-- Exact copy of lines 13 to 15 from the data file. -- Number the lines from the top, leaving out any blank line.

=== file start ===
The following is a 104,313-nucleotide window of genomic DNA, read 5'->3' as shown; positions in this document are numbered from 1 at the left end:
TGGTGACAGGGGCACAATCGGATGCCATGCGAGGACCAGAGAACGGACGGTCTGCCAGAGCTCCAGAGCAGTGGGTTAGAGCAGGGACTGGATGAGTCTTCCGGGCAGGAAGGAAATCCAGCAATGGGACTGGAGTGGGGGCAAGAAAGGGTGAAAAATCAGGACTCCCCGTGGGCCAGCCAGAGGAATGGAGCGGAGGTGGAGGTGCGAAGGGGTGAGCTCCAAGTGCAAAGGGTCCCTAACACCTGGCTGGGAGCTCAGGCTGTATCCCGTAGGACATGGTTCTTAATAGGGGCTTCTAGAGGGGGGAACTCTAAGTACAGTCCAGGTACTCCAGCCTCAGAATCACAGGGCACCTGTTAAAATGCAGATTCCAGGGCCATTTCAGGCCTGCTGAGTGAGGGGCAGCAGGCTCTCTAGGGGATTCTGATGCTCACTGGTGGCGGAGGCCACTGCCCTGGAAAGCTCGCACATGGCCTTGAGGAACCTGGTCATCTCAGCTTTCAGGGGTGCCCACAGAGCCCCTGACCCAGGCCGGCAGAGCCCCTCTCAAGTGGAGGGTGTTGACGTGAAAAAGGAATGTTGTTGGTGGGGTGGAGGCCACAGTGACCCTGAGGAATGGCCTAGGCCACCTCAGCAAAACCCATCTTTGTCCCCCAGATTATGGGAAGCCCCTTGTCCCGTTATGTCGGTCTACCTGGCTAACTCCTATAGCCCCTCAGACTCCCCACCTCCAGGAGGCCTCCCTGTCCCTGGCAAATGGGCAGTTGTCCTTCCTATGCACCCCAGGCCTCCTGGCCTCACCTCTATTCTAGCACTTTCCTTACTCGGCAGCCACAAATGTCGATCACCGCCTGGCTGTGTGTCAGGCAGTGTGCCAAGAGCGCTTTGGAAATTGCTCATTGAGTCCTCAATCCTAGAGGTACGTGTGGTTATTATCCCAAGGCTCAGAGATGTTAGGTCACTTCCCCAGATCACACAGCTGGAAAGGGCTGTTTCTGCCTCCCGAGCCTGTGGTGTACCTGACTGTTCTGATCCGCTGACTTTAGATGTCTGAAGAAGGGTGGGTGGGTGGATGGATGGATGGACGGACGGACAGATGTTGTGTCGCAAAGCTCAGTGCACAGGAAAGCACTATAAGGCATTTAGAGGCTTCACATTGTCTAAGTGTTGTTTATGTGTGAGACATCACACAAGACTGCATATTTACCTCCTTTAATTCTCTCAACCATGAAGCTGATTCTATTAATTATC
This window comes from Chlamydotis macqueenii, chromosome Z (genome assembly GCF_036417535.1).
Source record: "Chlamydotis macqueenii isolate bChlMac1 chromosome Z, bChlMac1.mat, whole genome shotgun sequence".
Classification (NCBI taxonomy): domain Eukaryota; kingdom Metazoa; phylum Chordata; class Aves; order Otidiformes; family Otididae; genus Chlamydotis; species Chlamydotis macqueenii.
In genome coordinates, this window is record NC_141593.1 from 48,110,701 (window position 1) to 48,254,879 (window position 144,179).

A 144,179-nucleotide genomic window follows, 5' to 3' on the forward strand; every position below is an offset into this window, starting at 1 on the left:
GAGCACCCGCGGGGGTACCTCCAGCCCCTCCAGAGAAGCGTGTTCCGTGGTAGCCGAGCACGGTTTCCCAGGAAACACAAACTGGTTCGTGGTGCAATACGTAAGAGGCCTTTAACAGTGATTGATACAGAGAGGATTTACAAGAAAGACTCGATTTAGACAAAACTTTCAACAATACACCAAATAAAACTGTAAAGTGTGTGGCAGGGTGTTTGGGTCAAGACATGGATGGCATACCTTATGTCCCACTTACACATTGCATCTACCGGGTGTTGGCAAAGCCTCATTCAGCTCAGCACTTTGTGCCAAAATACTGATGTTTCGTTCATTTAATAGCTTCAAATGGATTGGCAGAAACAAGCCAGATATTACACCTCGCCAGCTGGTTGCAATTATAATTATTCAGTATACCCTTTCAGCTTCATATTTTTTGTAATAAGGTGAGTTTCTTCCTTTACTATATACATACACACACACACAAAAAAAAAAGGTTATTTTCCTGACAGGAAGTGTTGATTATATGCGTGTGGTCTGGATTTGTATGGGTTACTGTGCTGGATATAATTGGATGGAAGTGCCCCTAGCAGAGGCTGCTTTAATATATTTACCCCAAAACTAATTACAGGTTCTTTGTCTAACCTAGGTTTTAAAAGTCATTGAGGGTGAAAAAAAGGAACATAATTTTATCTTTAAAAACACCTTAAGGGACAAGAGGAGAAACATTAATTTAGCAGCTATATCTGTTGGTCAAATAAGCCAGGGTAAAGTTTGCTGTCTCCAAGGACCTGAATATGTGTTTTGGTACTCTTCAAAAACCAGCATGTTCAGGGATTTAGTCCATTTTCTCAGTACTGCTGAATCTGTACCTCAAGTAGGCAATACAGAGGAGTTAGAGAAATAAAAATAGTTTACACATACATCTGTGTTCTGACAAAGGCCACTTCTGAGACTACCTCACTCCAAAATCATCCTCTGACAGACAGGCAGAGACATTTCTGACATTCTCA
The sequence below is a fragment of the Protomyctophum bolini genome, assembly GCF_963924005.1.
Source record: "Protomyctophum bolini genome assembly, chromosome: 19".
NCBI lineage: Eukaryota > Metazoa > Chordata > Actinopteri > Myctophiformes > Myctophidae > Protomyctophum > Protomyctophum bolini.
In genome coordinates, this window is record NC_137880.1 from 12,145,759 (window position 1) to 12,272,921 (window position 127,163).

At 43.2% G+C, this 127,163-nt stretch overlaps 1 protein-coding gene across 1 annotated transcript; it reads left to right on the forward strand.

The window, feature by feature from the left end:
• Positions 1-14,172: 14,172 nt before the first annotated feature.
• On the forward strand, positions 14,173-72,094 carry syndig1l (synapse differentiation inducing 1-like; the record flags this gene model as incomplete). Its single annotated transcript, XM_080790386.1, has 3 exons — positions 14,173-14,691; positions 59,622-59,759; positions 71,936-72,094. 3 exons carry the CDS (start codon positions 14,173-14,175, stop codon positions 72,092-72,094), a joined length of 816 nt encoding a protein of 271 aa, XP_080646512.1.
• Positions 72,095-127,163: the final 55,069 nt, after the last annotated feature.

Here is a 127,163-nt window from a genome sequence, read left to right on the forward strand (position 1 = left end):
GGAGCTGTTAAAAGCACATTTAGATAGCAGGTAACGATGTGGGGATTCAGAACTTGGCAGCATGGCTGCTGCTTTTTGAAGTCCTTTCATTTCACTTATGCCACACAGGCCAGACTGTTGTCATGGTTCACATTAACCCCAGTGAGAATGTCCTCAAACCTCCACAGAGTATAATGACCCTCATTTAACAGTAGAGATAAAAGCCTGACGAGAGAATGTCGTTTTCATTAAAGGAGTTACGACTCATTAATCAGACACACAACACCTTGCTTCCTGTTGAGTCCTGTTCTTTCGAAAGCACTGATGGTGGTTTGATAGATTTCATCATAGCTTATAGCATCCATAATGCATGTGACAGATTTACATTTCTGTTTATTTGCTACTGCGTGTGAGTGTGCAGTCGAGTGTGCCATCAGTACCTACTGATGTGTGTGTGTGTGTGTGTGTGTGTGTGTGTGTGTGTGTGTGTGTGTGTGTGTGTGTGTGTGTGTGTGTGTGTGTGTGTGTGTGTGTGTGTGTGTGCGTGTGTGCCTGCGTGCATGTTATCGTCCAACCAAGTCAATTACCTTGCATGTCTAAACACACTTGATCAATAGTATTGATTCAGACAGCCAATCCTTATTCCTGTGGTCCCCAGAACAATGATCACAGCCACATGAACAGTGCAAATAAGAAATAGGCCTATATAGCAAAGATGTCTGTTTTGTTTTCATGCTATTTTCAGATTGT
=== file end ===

At 43.2% G+C, this 127,163-nt stretch overlaps 1 protein-coding gene across 1 annotated transcript; it reads left to right on the forward strand.

The window, feature by feature from the left end:
• Positions 1-14,172: 14,172 nt before the first annotated feature.